Netflix is really trying to take down cable, isn’t it? Netflix original after Netflix original is pumped out from the streaming site. It’s given us shows like Luke Cage, a show I loved, but not every original is destined for greatness.

Season 2 of ‘The Last Kingdom’ falls into this second category. It’s a historical fiction based on Bernard Cornwell’s book series, “The Saxon Stories”. The backdrop is the 9th century British Isles, where most of England has fallen to the invading Vikings. Wessex stands as the last true kingdom and her King, Alfred, seeks to unite England once more.

Spoiler Light Summary

Our main character, Uhtred, was born to a Saxon nobleman but orphaned and kidnapped by the invaders while still young. He was raised among them and eventually became for all intents and purposes the son of a Viking lord.

Season one sees Uhtred trying to understand who he is and choose between his Saxon blood and his Viking heritage. Season two did mostly the exact same thing, just with a slightly different cast of side characters.

He fights for the King Alfred of Wessex but wants to avenge the death of his Viking ‘father’ more than anything. This causes Alfred, among others, to question his loyalty to Wessex and to a united England.

The Hole-y Plot of Season 2

There is, of course, a lot more going on. But this proves to be one of The Last Kingdom’s flaws. Side plots appear and vanish between episodes. While there is the overarching theme of Uhtred’s quest to avenge his father and reclaim his land (the latter of which season two does little to remind viewers of) it doesn’t feel like the show goes anywhere.

It feels as if Uhtred is acting as a side character to King Alfred’s wishes. While the reunification of England is an interesting story, it doesn’t work if it’s told over the shoulder of someone who doesn’t really care. Despite being based on a series of novels, the plot felt like it was being made up as the season went along, only really progressing in the end.

Even worse, there is little continuation from the first to second season. As a Netflix show, it needs to be able to draw its viewers back into the characters and their struggles. This was something it failed at; important characters who died in the first season were rarely referenced, others were dropped entirely.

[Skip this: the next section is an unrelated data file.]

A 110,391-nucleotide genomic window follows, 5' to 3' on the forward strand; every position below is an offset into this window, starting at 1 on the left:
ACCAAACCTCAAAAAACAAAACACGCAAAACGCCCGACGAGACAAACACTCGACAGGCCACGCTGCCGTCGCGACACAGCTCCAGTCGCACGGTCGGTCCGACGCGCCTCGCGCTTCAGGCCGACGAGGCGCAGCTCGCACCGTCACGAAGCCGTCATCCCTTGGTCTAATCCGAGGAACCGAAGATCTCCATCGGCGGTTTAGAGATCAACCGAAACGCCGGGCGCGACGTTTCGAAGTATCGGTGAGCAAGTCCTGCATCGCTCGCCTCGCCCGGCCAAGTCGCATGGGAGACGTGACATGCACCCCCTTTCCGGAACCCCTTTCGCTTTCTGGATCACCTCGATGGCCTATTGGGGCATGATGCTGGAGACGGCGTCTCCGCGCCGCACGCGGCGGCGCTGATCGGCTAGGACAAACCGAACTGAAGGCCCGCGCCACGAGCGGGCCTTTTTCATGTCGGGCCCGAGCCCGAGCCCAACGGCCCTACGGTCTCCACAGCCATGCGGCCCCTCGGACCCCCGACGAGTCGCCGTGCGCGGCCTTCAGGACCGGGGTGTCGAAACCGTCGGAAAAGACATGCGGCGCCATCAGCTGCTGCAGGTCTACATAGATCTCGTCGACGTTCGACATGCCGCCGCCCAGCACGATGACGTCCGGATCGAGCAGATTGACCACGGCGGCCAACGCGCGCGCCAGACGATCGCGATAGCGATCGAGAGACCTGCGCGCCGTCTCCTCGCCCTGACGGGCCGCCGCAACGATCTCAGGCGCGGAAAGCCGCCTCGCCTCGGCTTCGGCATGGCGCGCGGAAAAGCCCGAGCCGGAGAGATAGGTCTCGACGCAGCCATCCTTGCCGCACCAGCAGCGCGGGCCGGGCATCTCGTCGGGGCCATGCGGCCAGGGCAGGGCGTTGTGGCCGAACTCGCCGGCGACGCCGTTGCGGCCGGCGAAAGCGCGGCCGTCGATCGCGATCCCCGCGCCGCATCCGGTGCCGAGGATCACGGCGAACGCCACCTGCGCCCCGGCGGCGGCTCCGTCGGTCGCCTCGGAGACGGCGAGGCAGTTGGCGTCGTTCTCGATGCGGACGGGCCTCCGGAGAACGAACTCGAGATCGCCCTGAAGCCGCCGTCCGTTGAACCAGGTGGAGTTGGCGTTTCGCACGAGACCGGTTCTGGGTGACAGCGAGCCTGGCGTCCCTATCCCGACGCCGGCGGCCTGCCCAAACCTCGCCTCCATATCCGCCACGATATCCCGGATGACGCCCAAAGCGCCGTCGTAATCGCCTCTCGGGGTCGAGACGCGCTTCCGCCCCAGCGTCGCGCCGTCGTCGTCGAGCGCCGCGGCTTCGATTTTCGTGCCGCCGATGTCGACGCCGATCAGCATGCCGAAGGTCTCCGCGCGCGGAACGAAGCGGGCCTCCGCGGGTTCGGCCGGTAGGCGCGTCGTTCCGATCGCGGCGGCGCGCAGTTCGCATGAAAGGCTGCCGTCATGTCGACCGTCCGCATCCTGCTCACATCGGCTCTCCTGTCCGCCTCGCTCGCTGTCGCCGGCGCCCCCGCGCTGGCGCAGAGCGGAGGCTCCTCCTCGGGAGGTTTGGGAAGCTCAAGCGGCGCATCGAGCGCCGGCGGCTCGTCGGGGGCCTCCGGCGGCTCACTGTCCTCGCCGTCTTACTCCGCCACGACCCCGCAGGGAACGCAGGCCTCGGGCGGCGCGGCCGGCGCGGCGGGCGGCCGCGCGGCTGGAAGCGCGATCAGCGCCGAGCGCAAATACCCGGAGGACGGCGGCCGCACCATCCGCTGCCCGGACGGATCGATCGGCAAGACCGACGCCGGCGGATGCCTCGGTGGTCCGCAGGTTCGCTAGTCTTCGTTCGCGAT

There were also more than a few plot holes. In one case Uhtred and company were attacking a Danish fort. The Vikings inside were celebrating. Well, apparently every single guard was inside as well because the handful of men Uhtred had was able to set the entire rest of the fort on fire without anyone noticing.

There was also the time where halfway through the season, there was the ‘three years later’ text. Out of nowhere Uhtred’s got two kids! “This seems like an important plot development,” I said to myself. I was wrong apparently, they only appear in one or two other scenes throughout the rest of the season.

Strength of a Well Shot Scene

Of course, it’s not all bad. The camera work was a huge strong point, catching the beauty of England as well as the wretched conditions most people lived in at that time. The fight scenes were shot particularly well, capturing the horrifying meat-grinder that warfare of that time truly was.

A perfect example of this was one of the camp raiding scenes. It was shot entirely over the shoulder of one woman attempting to escape the Viking riders. As a viewer I was sucked in, feeling the terror of the people fleeing the attack as if I was one of them. They even followed the Peter Jackson Tolkien Movie Battle Music Motto (PJTMBMM, trademark pending) which is to completely pull the music once the fighting starts. This only strengthened the hectic and terrifying feeling that viewers had as the scene progressed.


Now one of The Last Kingdom’s greatest downfalls is its “characters”. There are actual characters like Uhtred and the King Alfred, but it’s a very small list. The rest are the “characters” of the show. They were barely developed and I still only knew half their names by the end of the season.

Some characters were introduced out of nowhere as if we should know them. They’re then dropped between episodes, only coming back when the show needs them once more. Yeah, I get that they’re side characters, but they have to come across as people, not props.

One man, who I knew as Discount Hulk Hogan, was training with Uhtred at one point as part of an army he led. Not long after, and without explanation, he becomes one of Uhtred’s most trusted men. Viewers see his face periodically but know nothing about him as a character. Where did he come from? What does he want? Why is he here? Who is he actually?

Near the end of the season, there’s a fairly important scene involving him that just falls flat because of how flat he is as a character.


I kept watching. At first, it was because the action was well done and the historical fiction aspect of it appealed to me. As the season began to close, however, there were a few real characters that began to form. Even better, an actual plot thickened.

I found myself smiling as plans developed and cheering as warriors rode off to battle. I was unsure of who I wanted to win and was rooting for multiple sides. Even overused plot devices, like forbidden love and the good and bad brothers, drew me in as the season closed.

Now don’t get me wrong, I’m not saying this is a great show. It was aggressively average for a while but became fun and by the end, it had some real development going on. I wouldn’t wholeheartedly recommend it, but if you saw the first season and need something else to pass the time you might as well give it a shot.

Source :

BBC America

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